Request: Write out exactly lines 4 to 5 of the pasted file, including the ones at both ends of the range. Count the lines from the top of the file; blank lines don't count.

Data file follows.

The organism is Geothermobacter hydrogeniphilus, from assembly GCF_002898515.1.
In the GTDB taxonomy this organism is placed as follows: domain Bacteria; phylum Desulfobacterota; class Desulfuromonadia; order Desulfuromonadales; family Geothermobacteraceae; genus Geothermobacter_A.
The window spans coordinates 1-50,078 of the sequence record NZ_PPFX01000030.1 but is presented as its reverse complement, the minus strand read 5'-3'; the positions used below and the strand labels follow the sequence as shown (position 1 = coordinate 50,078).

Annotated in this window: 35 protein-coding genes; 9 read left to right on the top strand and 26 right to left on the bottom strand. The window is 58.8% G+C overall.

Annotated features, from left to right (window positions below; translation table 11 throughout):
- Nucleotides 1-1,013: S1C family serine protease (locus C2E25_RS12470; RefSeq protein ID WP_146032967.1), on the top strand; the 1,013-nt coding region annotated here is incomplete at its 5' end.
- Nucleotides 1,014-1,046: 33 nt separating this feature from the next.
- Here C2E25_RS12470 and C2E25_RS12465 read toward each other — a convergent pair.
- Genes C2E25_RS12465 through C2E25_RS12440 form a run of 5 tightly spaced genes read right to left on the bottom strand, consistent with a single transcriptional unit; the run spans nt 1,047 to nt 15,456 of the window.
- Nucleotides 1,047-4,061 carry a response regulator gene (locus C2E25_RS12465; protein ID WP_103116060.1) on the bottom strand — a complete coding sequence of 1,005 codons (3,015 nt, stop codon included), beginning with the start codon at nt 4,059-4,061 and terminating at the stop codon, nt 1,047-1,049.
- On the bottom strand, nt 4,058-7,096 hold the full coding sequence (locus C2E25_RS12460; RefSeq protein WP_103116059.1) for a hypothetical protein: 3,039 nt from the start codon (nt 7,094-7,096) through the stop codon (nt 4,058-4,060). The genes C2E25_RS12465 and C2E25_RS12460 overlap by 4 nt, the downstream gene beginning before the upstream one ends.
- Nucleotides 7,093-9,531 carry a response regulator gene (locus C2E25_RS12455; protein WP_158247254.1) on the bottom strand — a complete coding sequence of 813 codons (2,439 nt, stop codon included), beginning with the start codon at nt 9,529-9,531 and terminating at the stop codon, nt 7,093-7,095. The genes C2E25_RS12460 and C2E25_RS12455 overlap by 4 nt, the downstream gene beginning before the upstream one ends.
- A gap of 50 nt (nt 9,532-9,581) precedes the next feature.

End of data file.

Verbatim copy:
Annotated in this window: 35 protein-coding genes; 9 read left to right on the top strand and 26 right to left on the bottom strand. The window is 58.8% G+C overall.

Annotated features, from left to right (window positions below; translation table 11 throughout):